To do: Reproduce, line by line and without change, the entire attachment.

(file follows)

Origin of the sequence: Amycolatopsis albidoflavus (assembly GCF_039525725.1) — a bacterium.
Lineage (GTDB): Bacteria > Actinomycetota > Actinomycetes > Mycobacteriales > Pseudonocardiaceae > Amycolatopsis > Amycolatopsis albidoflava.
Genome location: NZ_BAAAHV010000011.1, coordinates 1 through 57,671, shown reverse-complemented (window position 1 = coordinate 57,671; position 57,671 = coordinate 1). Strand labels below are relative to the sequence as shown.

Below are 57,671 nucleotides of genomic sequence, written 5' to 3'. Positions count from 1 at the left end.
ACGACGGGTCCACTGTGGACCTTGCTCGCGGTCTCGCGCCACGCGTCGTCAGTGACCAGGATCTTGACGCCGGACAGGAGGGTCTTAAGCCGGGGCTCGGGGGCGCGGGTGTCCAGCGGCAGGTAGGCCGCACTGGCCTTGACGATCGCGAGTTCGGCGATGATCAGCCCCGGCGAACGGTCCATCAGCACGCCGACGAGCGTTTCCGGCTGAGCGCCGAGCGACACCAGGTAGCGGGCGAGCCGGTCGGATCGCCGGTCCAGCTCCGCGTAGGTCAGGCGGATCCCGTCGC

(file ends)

Origin of the sequence: Amycolatopsis albidoflavus (assembly GCF_039525725.1) — a bacterium.
Lineage (GTDB): Bacteria > Actinomycetota > Actinomycetes > Mycobacteriales > Pseudonocardiaceae > Amycolatopsis > Amycolatopsis albidoflava.
Genome location: NZ_BAAAHV010000011.1, coordinates 1 through 57,671, shown reverse-complemented (window position 1 = coordinate 57,671; position 57,671 = coordinate 1). Strand labels below are relative to the sequence as shown.

Below are 57,671 nucleotides of genomic sequence, written 5' to 3'. Positions count from 1 at the left end.
ACGACGGGTCCACTGTGGACCTTGCTCGCGGTCTCGCGCCACGCGTCGTCAGTGACCAGGATCTTGACGCCGGACAGGAGGGTCTTAAGCCGGGGCTCGGGGGCGCGGGTGTCCAGCGGCAGGTAGGCCGCACTGGCCTTGACGATCGCGAGTTCGGCGATGATCAGCCCCGGCGAACGGTCCATCAGCACGCCGACGAGCGTTTCCGGCTGAGCGCCGAGCGACACCAGGTAGCGGGCGAGCCGGTCGGATCGCCGGTCCAGCTCCGCGTAGGTCAGGCGGATCCCGTCGC